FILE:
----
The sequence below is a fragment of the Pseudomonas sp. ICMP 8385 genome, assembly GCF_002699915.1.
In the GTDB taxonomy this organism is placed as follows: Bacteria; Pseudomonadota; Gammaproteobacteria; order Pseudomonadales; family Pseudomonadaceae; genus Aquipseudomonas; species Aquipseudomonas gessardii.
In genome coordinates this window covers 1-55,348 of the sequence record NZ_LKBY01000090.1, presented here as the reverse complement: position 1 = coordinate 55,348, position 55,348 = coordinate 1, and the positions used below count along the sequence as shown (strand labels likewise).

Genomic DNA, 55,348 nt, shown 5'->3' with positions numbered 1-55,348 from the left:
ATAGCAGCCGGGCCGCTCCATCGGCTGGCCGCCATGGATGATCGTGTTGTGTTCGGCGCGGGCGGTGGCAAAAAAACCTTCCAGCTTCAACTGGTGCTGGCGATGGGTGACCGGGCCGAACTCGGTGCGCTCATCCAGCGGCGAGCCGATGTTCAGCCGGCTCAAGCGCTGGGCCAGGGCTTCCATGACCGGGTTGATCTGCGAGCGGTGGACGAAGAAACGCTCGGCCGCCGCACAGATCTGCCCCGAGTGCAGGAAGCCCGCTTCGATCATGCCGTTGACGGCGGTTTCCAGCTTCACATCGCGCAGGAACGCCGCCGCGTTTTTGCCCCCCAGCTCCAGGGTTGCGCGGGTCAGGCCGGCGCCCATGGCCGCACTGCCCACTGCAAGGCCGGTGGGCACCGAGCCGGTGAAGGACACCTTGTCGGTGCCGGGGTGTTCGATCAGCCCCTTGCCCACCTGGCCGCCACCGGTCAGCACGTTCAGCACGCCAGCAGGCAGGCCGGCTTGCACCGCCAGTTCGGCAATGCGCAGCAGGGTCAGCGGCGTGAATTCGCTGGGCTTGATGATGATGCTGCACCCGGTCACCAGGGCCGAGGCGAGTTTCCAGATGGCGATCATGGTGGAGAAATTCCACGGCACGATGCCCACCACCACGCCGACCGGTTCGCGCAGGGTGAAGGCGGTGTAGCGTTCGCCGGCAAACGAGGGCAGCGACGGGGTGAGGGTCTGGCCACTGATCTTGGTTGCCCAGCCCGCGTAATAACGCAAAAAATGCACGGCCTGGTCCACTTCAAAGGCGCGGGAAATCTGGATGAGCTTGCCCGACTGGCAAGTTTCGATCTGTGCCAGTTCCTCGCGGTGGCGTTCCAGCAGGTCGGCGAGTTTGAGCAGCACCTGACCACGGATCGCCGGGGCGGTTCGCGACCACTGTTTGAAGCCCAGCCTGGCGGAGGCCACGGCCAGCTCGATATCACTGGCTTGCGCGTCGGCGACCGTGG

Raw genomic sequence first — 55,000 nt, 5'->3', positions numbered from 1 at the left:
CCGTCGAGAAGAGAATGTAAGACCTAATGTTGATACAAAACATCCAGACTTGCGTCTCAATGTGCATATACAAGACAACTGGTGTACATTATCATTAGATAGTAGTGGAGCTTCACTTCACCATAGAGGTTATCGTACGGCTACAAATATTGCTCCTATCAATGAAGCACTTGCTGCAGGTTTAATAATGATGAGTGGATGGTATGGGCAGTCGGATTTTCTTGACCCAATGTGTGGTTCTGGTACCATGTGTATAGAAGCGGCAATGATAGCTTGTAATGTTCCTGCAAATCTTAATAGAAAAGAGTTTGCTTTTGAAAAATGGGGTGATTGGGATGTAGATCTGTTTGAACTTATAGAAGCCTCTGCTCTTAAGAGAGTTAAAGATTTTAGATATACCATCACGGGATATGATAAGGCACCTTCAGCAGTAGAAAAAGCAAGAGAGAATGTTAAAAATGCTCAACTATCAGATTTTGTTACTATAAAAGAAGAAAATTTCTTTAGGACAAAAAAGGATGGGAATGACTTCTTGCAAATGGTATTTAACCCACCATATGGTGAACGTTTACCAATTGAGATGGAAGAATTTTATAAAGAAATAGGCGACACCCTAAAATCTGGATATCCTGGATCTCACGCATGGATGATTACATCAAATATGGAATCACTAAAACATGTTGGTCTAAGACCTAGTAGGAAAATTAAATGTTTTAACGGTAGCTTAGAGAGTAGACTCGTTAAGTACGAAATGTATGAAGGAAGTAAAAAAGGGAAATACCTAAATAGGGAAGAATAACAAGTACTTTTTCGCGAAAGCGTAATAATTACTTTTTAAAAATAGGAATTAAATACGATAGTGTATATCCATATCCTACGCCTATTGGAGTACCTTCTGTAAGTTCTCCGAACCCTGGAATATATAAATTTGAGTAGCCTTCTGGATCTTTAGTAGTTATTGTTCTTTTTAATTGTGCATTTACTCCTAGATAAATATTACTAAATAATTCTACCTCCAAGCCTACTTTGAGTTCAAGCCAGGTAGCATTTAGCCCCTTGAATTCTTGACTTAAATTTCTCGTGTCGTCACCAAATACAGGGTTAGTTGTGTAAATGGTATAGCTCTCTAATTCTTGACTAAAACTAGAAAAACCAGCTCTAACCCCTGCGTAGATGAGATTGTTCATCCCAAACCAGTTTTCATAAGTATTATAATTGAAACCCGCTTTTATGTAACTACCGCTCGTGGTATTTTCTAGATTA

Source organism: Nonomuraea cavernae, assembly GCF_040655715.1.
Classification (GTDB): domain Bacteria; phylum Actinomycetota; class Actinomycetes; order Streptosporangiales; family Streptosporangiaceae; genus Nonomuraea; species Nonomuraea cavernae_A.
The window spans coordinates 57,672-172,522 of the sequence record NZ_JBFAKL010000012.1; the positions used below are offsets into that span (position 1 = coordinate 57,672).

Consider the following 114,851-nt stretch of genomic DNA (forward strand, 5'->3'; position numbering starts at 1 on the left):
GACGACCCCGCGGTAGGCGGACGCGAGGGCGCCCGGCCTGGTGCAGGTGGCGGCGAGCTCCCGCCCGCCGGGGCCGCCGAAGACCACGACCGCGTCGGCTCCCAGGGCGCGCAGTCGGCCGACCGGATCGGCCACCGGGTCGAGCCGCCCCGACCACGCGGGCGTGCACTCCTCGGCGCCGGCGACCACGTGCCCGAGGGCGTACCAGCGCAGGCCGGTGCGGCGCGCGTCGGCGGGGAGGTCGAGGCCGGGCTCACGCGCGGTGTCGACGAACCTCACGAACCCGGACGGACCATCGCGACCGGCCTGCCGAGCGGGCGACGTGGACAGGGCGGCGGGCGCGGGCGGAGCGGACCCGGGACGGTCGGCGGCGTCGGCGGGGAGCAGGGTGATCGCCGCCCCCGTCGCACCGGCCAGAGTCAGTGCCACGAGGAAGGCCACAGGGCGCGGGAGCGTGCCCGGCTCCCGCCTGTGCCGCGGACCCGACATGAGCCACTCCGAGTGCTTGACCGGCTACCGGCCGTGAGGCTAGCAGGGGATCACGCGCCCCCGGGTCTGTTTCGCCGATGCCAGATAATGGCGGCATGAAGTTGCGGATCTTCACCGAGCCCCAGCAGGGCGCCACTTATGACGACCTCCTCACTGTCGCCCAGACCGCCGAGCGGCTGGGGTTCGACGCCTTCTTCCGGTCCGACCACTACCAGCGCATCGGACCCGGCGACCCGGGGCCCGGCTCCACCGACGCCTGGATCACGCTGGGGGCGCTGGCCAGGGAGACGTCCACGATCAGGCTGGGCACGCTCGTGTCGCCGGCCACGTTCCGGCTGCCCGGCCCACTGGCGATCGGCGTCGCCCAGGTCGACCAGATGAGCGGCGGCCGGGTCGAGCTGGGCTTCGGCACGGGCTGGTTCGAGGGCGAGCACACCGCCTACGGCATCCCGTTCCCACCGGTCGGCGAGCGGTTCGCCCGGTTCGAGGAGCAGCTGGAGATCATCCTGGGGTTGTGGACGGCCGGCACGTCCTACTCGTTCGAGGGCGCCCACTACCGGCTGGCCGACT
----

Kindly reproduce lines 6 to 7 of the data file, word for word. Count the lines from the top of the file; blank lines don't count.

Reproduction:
Raw genomic sequence first — 55,000 nt, 5'->3', positions numbered from 1 at the left:
CCGTCGAGAAGAGAATGTAAGACCTAATGTTGATACAAAACATCCAGACTTGCGTCTCAATGTGCATATACAAGACAACTGGTGTACATTATCATTAGATAGTAGTGGAGCTTCACTTCACCATAGAGGTTATCGTACGGCTACAAATATTGCTCCTATCAATGAAGCACTTGCTGCAGGTTTAATAATGATGAGTGGATGGTATGGGCAGTCGGATTTTCTTGACCCAATGTGTGGTTCTGGTACCATGTGTATAGAAGCGGCAATGATAGCTTGTAATGTTCCTGCAAATCTTAATAGAAAAGAGTTTGCTTTTGAAAAATGGGGTGATTGGGATGTAGATCTGTTTGAACTTATAGAAGCCTCTGCTCTTAAGAGAGTTAAAGATTTTAGATATACCATCACGGGATATGATAAGGCACCTTCAGCAGTAGAAAAAGCAAGAGAGAATGTTAAAAATGCTCAACTATCAGATTTTGTTACTATAAAAGAAGAAAATTTCTTTAGGACAAAAAAGGATGGGAATGACTTCTTGCAAATGGTATTTAACCCACCATATGGTGAACGTTTACCAATTGAGATGGAAGAATTTTATAAAGAAATAGGCGACACCCTAAAATCTGGATATCCTGGATCTCACGCATGGATGATTACATCAAATATGGAATCACTAAAACATGTTGGTCTAAGACCTAGTAGGAAAATTAAATGTTTTAACGGTAGCTTAGAGAGTAGACTCGTTAAGTACGAAATGTATGAAGGAAGTAAAAAAGGGAAATACCTAAATAGGGAAGAATAACAAGTACTTTTTCGCGAAAGCGTAATAATTACTTTTTAAAAATAGGAATTAAATACGATAGTGTATATCCATATCCTACGCCTATTGGAGTACCTTCTGTAAGTTCTCCGAACCCTGGAATATATAAATTTGAGTAGCCTTCTGGATCTTTAGTAGTTATTGTTCTTTTTAATTGTGCATTTACTCCTAGATAAATATTACTAAATAATTCTACCTCCAAGCCTACTTTGAGTTCAAGCCAGGTAGCATTTAGCCCCTTGAATTCTTGACTTAAATTTCTCGTGTCGTCACCAAATACAGGGTTAGTTGTGTAAATGGTATAGCTCTCTAATTCTTGACTAAAACTAGAAAAACCAGCTCTAACCCCTGCGTAGATGAGATTGTTCATCCCAAACCAGTTTTCATAAGTATTATAATTGAAACCCGCTTTTATGTAACTACCGCTCGTGGTATTTTCTAGATTA